With summer vacations upon us, readers seem to have more time to write letters. Here are some of the most frequently asked questions I've answered lately.
Do you recommend feeding birds in summer?
I feed birds year round, though I scale back during the summer. Summer feeding does not make birds dependent on feeders or delay migration. Right now I offer nyjer for finches, nuts for woodpeckers and nuthatches, and black-oil sunflower seed, white millet, and live mealworms for all. My favorite reason for feeding in the summer is to watch adult birds bring their young to the feeders. I buy mealworms from Rainbow Mealworms (800-777-9676; www.rainbowmealworms.com). .
Exclude them: How do I keep pigeons, grackles, and other large birds off my feeders?
Physically exclude them. This can be done with feeders that come enclosed in a wire cage; small birds easily pass through the wire, while bigger birds are excluded. Or make your own excluder cages with chicken wire.
Why am I seeing so few hummingbirds this year?
Hummingbird numbers fluctuate naturally from year to year. Every year some people have lots of hummers and some have few, or even none. This is normal. Hummers return to the same place each year, so if the hummers from your neighborhood died over the winter or during migration, perhaps during a storm, your local population will suffer.
Is it unusual for birds other than hummingbirds to drink nectar?
Though nectar feeders are intended for hummingbirds and orioles, dozens of other species develop a taste for sugar water. House finches, chickadees, tanagers, and a variety of warblers are just a few of the birds that sip nectar.
When should hummingbird feeders be taken down?
Though adult male hummers begin to head south in mid-August, females and young don't leave until September. And hummingbirds from points north continue to move through well into October. With that in mind, I keep my feeders filled until I don't see any hummers for at least a week. That's usually mid-October.
Insect problems: What can I do about bees and wasps at my nectar feeders?
Bees and wasps can be a real problem at nectar feeders, and most bee guards are ineffective.
A new feeder by Aspects, Inc. (1-888-ASPECTS), the HummZinger II, comes equipped with & quot;Nectar Guards, & quot; and they really work. I've been using this feeder for two years, and no longer have a bee problem. Nectar Guards are small, pliable nipples that fit on the inside of the feeding ports that prevent insects from reaching the nectar, but a hummer's long bill easily passes through the barrier.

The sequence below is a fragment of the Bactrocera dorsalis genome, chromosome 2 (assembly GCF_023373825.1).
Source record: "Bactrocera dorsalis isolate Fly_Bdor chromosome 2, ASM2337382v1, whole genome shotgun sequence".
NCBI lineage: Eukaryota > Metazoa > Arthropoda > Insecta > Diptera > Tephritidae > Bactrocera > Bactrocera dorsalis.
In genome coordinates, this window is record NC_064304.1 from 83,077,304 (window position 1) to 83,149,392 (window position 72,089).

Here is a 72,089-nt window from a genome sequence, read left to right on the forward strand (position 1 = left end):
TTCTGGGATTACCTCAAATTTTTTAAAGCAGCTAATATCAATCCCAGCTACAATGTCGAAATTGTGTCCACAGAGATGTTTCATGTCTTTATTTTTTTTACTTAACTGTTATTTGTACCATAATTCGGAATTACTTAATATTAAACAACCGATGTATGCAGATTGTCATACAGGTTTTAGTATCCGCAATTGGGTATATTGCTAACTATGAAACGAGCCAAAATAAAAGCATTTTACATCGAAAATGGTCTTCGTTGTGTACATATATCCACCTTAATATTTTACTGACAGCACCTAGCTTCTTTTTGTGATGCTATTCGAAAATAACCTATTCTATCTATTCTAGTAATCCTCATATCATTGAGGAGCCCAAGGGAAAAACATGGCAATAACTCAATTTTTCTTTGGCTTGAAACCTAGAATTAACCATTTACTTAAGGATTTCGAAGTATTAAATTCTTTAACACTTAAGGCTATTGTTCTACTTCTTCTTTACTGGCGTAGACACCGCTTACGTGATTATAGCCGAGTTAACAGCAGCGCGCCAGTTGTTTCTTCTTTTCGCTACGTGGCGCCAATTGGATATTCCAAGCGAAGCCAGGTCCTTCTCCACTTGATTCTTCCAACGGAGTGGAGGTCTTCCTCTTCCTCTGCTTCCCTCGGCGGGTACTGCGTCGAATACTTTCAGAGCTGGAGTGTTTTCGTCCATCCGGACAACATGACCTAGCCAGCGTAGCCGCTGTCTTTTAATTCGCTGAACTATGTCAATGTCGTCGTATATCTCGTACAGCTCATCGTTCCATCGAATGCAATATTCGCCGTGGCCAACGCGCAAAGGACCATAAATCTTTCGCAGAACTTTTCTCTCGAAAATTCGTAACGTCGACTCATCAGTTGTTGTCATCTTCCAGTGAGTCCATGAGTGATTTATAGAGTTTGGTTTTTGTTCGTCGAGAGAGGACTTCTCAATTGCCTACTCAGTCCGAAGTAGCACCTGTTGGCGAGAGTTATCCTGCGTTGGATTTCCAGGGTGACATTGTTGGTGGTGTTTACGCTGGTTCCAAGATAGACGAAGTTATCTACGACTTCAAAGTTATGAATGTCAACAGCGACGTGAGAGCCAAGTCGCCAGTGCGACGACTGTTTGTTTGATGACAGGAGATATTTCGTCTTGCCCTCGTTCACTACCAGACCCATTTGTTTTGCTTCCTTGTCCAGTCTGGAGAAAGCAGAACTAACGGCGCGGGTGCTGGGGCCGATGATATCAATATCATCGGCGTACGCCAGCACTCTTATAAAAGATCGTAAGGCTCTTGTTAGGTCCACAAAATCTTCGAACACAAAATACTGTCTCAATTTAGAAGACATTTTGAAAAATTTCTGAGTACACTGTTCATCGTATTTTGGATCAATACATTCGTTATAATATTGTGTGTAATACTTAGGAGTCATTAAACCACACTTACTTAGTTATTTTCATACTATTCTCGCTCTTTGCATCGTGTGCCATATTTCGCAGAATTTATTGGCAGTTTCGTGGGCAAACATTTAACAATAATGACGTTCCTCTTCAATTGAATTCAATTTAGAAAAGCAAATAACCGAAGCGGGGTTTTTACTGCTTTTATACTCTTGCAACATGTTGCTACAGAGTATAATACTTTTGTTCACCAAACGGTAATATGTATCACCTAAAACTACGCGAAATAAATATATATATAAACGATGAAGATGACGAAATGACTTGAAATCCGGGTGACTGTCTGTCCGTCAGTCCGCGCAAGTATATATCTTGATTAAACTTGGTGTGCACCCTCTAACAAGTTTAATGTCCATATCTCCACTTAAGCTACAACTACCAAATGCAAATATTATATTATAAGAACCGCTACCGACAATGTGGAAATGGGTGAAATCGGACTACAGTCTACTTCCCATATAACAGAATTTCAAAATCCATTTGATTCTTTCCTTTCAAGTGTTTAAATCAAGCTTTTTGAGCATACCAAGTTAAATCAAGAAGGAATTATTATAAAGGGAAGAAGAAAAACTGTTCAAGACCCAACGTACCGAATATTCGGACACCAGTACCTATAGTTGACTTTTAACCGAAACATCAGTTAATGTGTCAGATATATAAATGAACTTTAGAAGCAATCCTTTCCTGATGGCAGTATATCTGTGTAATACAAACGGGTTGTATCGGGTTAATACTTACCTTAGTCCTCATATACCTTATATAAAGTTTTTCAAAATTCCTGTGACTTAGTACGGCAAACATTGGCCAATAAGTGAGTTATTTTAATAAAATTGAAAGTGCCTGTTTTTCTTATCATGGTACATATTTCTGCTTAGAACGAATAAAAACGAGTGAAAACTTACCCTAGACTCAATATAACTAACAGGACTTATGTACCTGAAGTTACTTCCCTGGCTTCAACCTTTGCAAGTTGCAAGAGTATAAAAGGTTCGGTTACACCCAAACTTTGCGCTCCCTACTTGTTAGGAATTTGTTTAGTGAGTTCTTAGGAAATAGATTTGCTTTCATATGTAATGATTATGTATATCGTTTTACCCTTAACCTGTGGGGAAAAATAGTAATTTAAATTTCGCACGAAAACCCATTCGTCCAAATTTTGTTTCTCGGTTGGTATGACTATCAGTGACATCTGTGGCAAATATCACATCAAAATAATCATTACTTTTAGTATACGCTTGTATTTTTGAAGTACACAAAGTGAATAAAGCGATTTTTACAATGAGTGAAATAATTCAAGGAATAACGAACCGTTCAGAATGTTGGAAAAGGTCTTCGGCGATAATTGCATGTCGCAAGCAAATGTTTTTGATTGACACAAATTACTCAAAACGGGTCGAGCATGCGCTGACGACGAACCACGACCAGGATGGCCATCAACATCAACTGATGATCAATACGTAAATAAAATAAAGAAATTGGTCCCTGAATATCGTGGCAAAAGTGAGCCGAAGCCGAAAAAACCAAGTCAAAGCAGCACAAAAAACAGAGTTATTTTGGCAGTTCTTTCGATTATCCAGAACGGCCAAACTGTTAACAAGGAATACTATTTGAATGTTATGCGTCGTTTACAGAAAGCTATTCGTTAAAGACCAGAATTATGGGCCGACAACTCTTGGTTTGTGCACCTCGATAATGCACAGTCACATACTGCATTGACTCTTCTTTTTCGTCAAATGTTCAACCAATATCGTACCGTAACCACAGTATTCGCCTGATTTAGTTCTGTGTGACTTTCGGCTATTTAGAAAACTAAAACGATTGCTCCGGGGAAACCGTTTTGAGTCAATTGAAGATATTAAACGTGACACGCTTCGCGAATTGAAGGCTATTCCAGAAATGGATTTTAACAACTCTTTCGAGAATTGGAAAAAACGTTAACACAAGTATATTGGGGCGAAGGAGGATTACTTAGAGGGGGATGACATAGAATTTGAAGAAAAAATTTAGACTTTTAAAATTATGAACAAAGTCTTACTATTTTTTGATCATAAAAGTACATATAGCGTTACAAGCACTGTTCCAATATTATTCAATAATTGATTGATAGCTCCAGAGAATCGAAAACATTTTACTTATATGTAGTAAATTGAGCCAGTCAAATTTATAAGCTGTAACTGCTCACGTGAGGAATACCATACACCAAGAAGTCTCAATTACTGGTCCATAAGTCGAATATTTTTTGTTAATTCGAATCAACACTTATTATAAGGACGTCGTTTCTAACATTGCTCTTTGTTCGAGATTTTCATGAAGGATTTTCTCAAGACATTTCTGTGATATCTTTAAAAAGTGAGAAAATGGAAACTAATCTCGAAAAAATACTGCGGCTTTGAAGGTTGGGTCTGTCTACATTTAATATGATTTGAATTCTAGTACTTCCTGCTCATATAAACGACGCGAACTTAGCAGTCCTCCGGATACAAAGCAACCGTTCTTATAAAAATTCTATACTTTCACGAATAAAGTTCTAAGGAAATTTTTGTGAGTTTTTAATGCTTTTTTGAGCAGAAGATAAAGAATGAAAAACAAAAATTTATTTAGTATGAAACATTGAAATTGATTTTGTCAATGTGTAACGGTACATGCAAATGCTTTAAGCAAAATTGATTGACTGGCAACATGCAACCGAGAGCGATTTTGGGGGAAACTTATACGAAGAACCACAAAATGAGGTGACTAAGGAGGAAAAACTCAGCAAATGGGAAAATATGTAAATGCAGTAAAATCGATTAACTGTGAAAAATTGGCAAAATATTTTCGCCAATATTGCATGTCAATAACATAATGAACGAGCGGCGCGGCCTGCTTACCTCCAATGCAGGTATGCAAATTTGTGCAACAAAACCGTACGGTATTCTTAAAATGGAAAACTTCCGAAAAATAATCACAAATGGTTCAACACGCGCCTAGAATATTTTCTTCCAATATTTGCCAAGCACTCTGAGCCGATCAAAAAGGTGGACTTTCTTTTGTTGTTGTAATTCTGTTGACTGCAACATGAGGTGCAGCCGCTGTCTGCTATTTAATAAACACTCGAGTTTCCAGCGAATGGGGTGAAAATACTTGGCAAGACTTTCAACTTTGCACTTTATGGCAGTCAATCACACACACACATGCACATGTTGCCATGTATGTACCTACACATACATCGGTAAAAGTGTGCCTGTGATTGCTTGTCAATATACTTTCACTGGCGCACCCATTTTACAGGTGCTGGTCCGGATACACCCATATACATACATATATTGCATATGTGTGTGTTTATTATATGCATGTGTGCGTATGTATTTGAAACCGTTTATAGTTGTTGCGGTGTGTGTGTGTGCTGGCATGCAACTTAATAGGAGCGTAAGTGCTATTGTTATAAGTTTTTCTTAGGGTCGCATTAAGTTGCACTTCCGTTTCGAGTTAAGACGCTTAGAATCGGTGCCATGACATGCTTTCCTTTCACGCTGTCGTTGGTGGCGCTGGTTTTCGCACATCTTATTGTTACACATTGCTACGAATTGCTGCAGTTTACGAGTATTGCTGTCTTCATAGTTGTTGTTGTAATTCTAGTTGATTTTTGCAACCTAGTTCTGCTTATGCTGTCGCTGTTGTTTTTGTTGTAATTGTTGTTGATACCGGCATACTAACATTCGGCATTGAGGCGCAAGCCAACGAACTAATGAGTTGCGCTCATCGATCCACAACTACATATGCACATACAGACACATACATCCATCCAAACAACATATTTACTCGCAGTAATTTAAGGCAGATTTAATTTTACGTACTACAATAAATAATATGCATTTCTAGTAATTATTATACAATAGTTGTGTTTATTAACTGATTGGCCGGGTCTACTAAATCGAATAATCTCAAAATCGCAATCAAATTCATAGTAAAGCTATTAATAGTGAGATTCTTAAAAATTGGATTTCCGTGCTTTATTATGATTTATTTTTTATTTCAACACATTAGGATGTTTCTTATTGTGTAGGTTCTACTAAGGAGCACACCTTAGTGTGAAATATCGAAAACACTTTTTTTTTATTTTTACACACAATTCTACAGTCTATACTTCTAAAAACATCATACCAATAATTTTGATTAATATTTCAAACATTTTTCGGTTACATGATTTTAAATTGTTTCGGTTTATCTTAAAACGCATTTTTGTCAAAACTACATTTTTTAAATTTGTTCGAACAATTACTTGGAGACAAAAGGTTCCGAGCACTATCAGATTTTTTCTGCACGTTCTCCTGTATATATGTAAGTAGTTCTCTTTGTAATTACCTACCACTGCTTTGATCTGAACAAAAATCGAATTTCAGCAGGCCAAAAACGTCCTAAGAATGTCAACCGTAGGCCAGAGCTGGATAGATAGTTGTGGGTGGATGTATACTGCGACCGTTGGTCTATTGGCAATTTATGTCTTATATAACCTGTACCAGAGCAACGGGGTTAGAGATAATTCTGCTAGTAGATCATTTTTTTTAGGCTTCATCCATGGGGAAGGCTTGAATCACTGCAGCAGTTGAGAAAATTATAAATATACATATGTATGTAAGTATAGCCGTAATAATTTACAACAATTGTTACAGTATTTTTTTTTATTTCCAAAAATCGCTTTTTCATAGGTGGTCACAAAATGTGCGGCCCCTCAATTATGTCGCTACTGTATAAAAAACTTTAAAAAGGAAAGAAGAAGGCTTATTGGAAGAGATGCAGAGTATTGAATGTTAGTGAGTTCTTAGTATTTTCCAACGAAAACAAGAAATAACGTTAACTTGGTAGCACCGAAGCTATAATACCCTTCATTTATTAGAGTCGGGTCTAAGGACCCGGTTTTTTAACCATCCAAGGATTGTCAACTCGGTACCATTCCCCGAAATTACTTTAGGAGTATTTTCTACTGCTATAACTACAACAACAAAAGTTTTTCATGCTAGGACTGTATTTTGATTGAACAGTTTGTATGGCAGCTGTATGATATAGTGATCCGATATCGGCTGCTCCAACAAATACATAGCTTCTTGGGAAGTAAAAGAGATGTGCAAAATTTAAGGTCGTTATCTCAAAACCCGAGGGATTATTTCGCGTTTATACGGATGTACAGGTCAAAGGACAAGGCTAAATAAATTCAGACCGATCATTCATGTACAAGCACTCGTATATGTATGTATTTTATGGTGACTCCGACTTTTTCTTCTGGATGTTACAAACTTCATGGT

Why haven't I seen any butterflies using my butterfly house?
A butterfly house is an artificial hollow tree designed to provide refuge for those few species that overwinter as adults. This list includes mourning cloaks, commas, question marks, and some other woodland species.
Unfortunately, the most familiar and spectacular butterflies such as monarchs and swallowtails do not use these houses. A butterfly house is best thought of as an attractive garden ornament. If butterflies actually use it, consider that icing on the cake. .
I live in bear country. How can I bear-proof my bird feeders?
If bears discover your feeders, the only solution is to take them down at night. If a bear can reach a feeder, it will destroy it. .
Stopping wrens: How can I stop house wrens from driving bluebirds from my nest boxes?
If house wrens are competing with bluebirds for nest boxes, the boxes are placed too close to brushy vegetation. Bluebirds prefer open habitat, while wrens prefer dense vegetation. To discourage the wrens simply move the boxes farther out in an open area. If boxes are at least 50 yards from thickets, the wren problem will probably disappear.
What field guides to do recommend?
For kids and beginners, the little Golden Guides, which have been around since I was a kid, are terrific. Butterflies and Moths is my favorite. For more advanced students of natural science, I recommend Houghton Mifflin's Peterson series.
My favorite field guides to birds are Kenn Kaufmann's Birds of North America (Houghton Mifflin) and National Geographic's Field Guide to the Birds of North America (3rd edition).